Though he hasn’t seen entire crop fields die from true armyworms recently, Hanson warns growers who use rye as a cover crop.

“Just remember, if you use rye you can be susceptible to armyworm infestations and whatever else is grown out there. Keep your eyes peeled, look for it,” he said.

Hanson said the earlier an infestation is detected, the greater the chance of saving the crop.

Another corn insect breeder of concern is the northern corn rootworm and western corn rootworm. As the name suggests, Hanson said the insect can affect certain areas more than others.

“That’s a problem with continuous and twisted corn,” Hanson said.

To some extent, northern corn rootworm populations appear to be increasing in northwestern Minnesota. It is also more mobile than the western corn rootworm. In addition, Hanson said, the eggs tolerate cold weather, have demonstrated resistance to Bt, and have prolonged diapause.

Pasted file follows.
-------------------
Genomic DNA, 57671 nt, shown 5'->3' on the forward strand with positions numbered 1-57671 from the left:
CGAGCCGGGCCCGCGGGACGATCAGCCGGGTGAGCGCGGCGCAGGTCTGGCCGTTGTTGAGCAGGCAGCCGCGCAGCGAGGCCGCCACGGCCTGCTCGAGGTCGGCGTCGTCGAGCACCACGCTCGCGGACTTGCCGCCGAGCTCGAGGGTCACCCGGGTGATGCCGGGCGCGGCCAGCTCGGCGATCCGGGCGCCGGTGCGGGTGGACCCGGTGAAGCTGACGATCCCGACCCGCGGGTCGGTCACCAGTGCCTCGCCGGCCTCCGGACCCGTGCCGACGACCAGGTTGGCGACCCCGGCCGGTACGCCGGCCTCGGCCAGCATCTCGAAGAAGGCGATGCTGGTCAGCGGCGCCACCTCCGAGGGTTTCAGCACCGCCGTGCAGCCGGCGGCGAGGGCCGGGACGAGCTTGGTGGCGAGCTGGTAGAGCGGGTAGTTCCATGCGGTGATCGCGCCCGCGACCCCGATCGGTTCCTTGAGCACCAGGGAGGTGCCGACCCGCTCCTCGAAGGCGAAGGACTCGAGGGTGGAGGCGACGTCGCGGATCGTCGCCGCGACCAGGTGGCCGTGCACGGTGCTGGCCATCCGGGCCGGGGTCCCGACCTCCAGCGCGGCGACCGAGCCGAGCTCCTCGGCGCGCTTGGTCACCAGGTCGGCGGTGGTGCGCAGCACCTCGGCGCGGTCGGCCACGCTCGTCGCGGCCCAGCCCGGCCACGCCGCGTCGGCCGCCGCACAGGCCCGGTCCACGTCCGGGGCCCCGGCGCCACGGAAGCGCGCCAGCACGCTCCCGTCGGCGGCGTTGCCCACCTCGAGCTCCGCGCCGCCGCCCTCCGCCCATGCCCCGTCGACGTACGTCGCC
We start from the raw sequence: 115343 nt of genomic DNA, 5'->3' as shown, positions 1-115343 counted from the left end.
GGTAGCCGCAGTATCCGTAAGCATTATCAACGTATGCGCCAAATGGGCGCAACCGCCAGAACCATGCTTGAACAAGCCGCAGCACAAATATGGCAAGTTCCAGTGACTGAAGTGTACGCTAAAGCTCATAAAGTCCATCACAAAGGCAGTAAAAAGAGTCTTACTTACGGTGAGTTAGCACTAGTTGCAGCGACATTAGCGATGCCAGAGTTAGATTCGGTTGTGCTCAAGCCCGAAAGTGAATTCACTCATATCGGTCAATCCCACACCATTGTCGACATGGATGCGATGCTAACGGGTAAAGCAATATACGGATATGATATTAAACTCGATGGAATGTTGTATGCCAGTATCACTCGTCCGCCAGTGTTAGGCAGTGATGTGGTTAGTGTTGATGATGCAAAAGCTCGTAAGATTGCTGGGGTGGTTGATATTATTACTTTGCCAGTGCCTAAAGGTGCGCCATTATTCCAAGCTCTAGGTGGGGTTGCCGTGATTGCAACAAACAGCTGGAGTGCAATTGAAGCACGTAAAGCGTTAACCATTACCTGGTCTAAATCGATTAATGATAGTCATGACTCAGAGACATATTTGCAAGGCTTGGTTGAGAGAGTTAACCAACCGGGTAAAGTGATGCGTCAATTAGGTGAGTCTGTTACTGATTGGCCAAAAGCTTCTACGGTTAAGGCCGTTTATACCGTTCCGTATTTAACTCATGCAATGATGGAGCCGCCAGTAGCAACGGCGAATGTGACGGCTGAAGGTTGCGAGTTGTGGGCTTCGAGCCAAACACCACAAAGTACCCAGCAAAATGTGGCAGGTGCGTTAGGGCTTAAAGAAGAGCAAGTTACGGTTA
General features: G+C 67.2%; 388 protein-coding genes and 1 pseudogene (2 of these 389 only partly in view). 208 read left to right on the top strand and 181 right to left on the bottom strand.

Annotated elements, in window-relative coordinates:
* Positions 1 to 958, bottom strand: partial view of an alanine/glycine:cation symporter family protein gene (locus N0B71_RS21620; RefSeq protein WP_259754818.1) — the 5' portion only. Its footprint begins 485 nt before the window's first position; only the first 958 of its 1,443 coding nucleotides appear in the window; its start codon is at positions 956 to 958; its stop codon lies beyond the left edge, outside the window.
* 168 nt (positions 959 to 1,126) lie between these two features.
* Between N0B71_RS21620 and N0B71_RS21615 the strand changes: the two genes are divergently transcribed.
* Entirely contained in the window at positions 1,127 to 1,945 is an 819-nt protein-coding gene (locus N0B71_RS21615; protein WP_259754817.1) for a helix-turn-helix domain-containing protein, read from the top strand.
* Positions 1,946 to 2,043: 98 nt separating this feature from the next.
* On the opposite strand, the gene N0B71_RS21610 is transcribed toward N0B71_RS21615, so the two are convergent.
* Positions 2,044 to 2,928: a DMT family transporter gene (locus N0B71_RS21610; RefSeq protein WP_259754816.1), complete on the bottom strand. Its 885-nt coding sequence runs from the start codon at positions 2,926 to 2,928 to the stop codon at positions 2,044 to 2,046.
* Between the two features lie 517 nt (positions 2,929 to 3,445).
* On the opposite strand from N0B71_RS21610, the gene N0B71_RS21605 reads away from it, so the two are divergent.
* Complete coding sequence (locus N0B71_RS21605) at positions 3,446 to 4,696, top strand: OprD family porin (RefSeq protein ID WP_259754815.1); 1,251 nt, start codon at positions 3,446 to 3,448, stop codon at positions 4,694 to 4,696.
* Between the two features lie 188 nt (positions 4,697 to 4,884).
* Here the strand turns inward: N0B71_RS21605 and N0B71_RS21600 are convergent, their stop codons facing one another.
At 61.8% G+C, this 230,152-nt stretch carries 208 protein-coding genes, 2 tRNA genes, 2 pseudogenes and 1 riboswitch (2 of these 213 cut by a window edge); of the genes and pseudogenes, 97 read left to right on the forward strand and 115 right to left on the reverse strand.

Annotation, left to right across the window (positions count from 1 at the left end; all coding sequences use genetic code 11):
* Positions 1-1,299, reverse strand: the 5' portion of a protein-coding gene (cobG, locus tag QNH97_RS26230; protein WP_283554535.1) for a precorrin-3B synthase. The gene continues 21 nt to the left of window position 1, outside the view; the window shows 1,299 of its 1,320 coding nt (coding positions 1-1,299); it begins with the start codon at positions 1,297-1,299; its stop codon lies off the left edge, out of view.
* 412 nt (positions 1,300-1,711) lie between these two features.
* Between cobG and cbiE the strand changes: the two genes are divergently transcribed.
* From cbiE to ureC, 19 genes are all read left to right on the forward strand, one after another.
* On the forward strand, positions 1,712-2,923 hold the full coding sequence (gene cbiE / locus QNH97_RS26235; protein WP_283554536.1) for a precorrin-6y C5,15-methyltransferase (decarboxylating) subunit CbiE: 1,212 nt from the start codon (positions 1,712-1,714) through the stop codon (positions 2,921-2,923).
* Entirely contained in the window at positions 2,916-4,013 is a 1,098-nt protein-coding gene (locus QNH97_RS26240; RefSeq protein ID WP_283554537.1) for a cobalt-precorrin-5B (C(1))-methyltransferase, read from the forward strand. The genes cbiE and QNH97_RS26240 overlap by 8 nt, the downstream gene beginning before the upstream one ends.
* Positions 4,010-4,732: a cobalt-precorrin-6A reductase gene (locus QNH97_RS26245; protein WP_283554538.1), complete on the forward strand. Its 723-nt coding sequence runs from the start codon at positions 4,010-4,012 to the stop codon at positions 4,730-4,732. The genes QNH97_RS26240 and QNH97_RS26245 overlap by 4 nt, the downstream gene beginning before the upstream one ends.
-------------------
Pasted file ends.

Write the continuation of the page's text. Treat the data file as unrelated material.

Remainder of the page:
While the western corn rootworm is a threat to continuous corn, the variant has not been documented in Minnesota, nor is it an extended diapause. It is also resistant to insecticides, Bt traits and Bt pyramids.

Hanson said that as the insect’s name suggests, the larvae feed on the roots and ultimately damage the plant. Injured roots also affect the plants’ ability to take up water and nutrients, Potter said.

“So if you have a root injury we tend to see those yield impacts worse when it’s dry when you have nutrient and water uptake issues. I should also mention that both phosphorus and nitrogen are quite important for this corn crop in this early season growth,” Potter said.

Some risk factors for resistant corn rootworm are high beetle populations, long-term continuous corn, concentration of continuous corn fields, early or late silking, including voluntary corn, and long-term use of the same management practice in area fields, Hanson said.